How to Beat Taxes by Investing
It is tax time once again and no matter how much you hate taxes you should know about the tax advantages of IRA’s. Contributions to IRA’s can help you in many different ways at tax time. They can lower your taxable income dollar for dollar to reduce your tax burden, or even increase your refund. I will compare Traditional IRA’s with Roth IRA’s to show you the benefits of each. Everyone that is able should be putting money away into an IRA. The contribution limit per year is $5500, or $6500 if you are over age 50.
Traditional IRA Summary- A Traditional IRA allows you to take the tax advantage in the year that you make contributions to the account. This type of IRA is used by people who are looking for tax deductions.
- – You get to write off your contributions you make each tax year from your Income.
- – If you are not covered by a retirement plan at work, the income limit does not exist. Meaning you can write off contributions no matter how much you make.
- You don’t have to itemize deductions in order to get the deduction, it affects your AGI, (Adjusted Gross Income) not your net income.
- – When you take the money out in retirement, you pay the full taxes on not only the money you put in, but the growth as well. (Assuming there is growth)
- – You are required to take the money out and pay taxes beginning at age 70 1/2, this is called a Required Minimum Distribution.
- – If you have a retirement plan at your work, you cannot write off contributions if your Adjusted Gross Income is more than $118,000 for Married Filing Jointly. ($71,000 for Single Filers)
Roth IRA Summary- A Roth IRA allows you no advantage in the year of the contribution, but the money you take out in retirement or after death is completely tax free. It is used by people with lower current tax rates and by those wanting tax free money in retirement or as an inheritance for their children/spouse.
- – You get all of your money that you contributed plus all the growth of the account completely tax free after the age of 59 1/2.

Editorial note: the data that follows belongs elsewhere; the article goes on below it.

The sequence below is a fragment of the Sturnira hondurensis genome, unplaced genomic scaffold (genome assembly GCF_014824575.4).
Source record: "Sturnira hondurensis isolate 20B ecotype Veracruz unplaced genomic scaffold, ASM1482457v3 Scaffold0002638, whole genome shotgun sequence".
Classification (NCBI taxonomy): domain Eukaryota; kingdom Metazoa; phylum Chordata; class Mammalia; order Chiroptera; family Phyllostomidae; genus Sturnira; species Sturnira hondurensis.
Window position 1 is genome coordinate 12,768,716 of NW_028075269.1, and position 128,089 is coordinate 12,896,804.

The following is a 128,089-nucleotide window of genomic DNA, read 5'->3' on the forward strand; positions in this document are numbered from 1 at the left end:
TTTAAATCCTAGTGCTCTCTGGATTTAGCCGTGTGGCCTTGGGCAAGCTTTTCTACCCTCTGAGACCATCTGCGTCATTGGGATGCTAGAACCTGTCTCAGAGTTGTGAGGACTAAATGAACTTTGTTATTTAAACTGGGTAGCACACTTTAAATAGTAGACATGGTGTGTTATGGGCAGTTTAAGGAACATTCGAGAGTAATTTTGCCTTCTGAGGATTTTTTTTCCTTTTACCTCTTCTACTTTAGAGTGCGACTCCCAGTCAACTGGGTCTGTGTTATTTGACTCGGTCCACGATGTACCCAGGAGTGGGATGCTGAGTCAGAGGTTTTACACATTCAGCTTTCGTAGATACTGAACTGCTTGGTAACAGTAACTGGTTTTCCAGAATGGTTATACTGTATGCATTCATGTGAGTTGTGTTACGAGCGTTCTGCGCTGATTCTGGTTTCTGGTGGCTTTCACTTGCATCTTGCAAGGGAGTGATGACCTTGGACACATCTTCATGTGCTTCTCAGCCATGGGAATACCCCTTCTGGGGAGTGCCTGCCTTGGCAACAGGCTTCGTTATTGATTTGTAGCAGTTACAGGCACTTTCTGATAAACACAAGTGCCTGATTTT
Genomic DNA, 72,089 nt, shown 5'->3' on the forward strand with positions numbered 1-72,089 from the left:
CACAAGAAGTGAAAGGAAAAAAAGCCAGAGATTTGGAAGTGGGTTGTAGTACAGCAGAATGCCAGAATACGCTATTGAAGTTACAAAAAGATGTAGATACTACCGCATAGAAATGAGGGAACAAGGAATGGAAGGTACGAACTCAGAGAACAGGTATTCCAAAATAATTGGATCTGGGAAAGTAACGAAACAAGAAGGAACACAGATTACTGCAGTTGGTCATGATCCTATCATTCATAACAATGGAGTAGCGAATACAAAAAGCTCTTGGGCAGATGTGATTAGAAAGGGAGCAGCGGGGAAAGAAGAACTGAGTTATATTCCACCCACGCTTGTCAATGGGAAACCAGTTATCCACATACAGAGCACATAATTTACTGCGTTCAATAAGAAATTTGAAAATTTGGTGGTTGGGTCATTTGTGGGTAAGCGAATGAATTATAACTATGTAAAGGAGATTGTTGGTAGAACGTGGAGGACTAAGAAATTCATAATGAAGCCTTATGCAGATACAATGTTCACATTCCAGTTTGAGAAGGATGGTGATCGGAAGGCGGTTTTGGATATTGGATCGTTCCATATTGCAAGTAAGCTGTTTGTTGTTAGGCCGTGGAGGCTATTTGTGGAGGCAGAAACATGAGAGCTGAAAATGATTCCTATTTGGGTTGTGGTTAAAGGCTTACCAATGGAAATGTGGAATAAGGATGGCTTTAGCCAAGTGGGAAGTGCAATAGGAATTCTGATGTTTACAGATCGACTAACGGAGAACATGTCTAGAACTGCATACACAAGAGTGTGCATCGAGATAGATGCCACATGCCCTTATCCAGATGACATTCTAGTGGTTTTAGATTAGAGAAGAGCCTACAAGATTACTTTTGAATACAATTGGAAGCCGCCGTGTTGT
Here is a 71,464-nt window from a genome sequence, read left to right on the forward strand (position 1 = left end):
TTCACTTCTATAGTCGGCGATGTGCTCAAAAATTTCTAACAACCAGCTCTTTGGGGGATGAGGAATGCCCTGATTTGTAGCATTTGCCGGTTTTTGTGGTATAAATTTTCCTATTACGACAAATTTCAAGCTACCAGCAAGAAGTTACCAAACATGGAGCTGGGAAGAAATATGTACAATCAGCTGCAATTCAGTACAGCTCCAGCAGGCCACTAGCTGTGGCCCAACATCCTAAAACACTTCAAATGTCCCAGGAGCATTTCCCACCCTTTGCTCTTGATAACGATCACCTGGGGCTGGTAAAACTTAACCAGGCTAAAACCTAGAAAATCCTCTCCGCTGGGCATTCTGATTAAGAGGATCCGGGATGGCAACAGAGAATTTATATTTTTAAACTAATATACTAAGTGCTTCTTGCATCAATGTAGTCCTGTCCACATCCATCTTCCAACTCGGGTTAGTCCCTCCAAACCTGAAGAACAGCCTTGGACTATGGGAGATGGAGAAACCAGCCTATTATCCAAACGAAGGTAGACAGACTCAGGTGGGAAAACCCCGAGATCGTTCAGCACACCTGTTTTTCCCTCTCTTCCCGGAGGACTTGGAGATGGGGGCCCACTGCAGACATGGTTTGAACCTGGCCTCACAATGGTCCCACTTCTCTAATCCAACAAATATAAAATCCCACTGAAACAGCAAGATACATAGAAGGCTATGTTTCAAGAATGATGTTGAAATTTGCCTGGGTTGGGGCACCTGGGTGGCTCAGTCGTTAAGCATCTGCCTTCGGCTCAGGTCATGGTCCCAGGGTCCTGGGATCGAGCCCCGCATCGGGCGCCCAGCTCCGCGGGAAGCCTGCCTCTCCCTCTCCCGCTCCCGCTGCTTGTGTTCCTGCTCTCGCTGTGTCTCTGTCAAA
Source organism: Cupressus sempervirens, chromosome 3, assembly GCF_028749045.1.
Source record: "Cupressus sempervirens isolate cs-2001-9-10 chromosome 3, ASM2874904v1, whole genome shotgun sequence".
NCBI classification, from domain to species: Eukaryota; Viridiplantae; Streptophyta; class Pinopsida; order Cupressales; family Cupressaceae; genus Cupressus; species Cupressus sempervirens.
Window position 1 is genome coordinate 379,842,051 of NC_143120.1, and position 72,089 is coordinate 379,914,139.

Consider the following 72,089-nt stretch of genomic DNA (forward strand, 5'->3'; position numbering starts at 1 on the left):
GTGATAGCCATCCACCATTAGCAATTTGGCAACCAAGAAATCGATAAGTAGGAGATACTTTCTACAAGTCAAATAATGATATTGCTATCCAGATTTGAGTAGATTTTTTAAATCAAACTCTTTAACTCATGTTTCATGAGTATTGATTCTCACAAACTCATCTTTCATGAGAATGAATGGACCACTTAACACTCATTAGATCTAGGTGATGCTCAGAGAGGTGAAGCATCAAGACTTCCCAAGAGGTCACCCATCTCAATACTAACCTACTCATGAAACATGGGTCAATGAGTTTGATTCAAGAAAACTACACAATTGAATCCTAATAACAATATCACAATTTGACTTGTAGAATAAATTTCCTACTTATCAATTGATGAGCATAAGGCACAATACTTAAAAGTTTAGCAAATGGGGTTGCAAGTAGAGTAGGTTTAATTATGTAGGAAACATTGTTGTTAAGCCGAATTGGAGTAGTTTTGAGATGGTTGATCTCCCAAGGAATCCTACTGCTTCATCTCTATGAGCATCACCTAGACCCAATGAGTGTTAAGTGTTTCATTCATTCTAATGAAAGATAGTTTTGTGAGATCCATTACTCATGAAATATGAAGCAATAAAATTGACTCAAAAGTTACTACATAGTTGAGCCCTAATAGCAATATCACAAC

- – If you die, the money goes tax free to your beneficiaries.
- – You have the option of withdrawing money, up to the total of all your contributions made, tax and penalty free at any age or for any reason.
- – Your contributions do not lower your Adjusted Gross Income in the year contributed.
- – If you make more than $194,000 as married filing jointly($132,000 for single) you cannot contribute to a Roth IRA.
Things to Consider
- – You can open as many Roth IRA’s and Traditional IRA’s as you want, but that may not be in your best interest.
- – If your income is below $37,000 (Married Filing Jointly) then you probably qualify for the Retirement Savings Credit, which gives you up to 50% of your total contributions in the form of a tax credit on top of any other tax benefit you would already receive. See last weeks blog for more info on this.
- – If you are married, you can contribute with the tax advantage up to $11,000 total, $5500 in both spouses accounts.
- – If you believe your current tax bracket is significantly higher than it will be when you take the money out, then you should probably consider a traditional IRA.
The most important part of the decision should be your goals and priorities. A Roth IRA will give you more long term assurance of tax free wealth, while a traditional IRA will help you to dodge big tax bills in the short term. If you need to open up an IRA or Roth IRA this tax season, get in contact with us and we can help you out with no upfront cost.
By Jimmy Hancock
IRS. “Retirement Topics – IRA Contribution Limits.” Retirement Topics – IRA Contribution Limits. IRS, 18 Feb. 2014. Web. 03 Aug. 2014. <http://www.irs.gov/Retirement-Plans/Plan-Participant%2C-Employee/Retirement-Topics-IRA-Contribution-Limits>.